To say it’s been a busy/frantic/manic (pick your adjective) first 6 months of the year is an understatement, with the demand for new talent far outstripping the supply of good quality people open to a move.
To make this an easily digestible read, here are 10 bullet points of useful information (I hope!):
The market across Finance, Compliance and Governance has been unbelievably busy since January BUT only at salaries below £100k base; the ‘do-ers’ and the ‘reviewers.’ This section of the market is under intense supply and demand pressures, with a relentless demand for new people across most asset classes within the buy-side. In a positive way, a lot of demand is due to teams expanding and investing in new hires, which contrasts with 2021 when a lot of hiring was due to replenishing teams and lost headcount over the pandemic. For the most part, people are moving for around a 20% give or take an increase in base pay and a huge volume of people are also securing a promotion as part of their move. In some cases, people are achieving as high as a 30-35% hike in base pay and it’s these stories that are fuelling the gossip and jungle drums.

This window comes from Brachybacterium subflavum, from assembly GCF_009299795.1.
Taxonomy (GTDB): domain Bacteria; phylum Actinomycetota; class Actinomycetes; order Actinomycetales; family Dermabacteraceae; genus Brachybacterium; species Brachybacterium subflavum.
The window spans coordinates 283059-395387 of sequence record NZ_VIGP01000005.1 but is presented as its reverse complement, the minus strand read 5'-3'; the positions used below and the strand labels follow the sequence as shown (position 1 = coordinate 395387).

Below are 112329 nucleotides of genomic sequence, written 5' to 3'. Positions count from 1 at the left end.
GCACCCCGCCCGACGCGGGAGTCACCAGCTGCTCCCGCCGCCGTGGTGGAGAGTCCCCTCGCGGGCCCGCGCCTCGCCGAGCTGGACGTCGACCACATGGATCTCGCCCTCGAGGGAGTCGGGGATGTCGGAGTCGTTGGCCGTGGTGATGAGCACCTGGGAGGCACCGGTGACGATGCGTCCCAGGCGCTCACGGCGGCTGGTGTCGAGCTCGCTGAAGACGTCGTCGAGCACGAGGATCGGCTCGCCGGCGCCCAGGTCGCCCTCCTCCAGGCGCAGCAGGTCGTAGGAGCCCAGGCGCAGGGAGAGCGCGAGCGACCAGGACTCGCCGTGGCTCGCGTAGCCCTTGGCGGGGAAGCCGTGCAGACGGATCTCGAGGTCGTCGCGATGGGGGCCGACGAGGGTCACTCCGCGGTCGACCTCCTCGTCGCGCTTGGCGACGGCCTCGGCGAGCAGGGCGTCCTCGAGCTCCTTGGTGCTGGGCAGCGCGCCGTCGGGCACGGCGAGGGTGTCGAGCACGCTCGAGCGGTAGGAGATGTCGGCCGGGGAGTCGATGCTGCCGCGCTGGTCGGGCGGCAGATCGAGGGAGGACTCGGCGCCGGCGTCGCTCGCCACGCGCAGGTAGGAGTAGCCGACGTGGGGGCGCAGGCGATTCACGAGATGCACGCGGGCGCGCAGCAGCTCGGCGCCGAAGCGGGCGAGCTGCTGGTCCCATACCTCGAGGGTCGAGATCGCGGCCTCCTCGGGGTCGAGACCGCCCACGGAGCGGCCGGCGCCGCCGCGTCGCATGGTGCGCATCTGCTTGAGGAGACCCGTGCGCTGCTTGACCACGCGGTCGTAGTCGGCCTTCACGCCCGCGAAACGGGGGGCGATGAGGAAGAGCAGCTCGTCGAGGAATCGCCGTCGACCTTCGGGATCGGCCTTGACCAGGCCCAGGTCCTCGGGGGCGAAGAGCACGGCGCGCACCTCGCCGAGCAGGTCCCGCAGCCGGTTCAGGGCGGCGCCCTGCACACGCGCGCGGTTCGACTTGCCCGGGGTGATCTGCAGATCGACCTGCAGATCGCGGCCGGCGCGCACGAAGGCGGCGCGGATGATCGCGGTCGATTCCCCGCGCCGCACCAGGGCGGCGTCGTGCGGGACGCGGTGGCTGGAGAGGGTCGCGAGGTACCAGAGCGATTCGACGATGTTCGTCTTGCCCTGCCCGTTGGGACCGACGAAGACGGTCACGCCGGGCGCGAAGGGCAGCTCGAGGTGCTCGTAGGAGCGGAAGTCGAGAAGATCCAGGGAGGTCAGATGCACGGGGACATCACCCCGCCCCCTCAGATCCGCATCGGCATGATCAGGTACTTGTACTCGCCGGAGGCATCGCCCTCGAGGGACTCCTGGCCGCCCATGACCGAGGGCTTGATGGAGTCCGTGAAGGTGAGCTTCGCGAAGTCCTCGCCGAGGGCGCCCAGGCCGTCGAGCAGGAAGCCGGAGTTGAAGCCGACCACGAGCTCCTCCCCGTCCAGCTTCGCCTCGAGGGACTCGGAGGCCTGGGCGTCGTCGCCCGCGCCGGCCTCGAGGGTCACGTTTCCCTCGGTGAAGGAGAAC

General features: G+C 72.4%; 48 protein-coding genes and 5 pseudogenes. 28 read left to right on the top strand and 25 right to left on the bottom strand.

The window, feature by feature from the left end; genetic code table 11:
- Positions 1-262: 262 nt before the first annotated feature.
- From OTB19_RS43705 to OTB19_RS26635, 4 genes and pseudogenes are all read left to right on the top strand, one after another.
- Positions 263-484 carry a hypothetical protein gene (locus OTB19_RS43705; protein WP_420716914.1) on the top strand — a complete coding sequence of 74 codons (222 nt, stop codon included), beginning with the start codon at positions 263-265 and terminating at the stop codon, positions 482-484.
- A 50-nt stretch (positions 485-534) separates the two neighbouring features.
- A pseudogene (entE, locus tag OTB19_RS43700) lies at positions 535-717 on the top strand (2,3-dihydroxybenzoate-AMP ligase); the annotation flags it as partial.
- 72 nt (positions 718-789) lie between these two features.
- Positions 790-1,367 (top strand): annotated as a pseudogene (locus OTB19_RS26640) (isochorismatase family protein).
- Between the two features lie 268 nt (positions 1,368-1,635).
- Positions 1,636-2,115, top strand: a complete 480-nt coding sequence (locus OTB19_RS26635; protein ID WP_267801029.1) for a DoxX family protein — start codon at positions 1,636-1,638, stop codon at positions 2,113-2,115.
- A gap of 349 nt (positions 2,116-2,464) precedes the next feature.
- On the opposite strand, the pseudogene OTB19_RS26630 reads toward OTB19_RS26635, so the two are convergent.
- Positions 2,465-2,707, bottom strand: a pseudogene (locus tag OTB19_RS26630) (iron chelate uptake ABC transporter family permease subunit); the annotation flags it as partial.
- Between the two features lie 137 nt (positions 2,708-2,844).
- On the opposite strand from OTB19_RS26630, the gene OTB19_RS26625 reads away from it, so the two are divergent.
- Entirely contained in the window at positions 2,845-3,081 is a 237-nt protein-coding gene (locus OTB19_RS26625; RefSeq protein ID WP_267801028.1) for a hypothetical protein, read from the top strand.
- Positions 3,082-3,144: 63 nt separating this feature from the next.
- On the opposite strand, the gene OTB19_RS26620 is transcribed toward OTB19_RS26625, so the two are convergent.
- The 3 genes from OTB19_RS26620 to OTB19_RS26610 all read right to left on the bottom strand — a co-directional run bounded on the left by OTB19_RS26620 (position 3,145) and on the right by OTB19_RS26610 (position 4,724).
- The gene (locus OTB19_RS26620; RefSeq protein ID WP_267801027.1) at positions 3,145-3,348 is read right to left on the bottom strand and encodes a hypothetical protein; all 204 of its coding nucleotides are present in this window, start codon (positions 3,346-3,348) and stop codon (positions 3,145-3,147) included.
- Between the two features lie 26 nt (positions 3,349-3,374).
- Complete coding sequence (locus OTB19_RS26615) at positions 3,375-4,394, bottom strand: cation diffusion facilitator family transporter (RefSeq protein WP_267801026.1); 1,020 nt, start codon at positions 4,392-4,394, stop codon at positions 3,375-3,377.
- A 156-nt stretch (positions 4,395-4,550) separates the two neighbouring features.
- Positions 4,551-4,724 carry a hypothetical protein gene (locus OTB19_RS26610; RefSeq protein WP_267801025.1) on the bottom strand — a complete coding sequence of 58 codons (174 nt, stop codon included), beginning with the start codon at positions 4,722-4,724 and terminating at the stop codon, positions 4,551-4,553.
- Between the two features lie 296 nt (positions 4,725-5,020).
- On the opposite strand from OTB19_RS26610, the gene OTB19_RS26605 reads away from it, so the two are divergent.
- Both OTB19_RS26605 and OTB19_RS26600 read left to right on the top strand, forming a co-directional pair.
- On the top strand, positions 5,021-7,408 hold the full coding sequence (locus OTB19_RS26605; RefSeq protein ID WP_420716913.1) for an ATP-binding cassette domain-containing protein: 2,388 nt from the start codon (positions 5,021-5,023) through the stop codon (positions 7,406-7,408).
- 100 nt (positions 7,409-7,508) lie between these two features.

Why did the jobs market seem to take off like a rocket at the start of 2022? Here’s my take. 2021 was the year of recovery and a perfect storm. Lots of firms actively hiring during the thawing of Covid restrictions alongside a lot of candidates eager to move roles. The euphoria was infectious and this spurred on a lot of hiring and movement of people. The difference with this year is that the candidate base has halved given the number of people who switched roles last year whilst the supply of roles has outstripped 2021 volumes. Your end result is a market out of sync: top-tier candidates receiving multiple job offers, firms having to fast-track recruitment processes, employers ‘forced’ to offer more money or sign on bonuses if they really want someone, counter offers off the scale and lots of employers scrambling to shore up key talent and ensure succession plans are in place.
In the background, the rising cost of living on top of inflation is putting a lot of employees and employers in a difficult position. Almost every candidate we’re helping at the moment is seeking a decent increase in base pay with many people referencing the above and/or seeking to make up for the lack of base salary increases for the last few years. Again, this adds fuel to the fire and explains why, at certain levels, people are jumping for an above-market pay rise as well as a promotion.
Who’s hiring? Alternative asset managers in general with most public and private markets funds seeking to bolster their ranks. In particular, we’ve seen a real spike in newly created roles across debt and credit funds, venture/growth capital and venture debt funds. In traditional asset and wealth management, there’s been a lot of hiring linked to firms going through some form of corporate activity, particularly acquisitions or consolidation.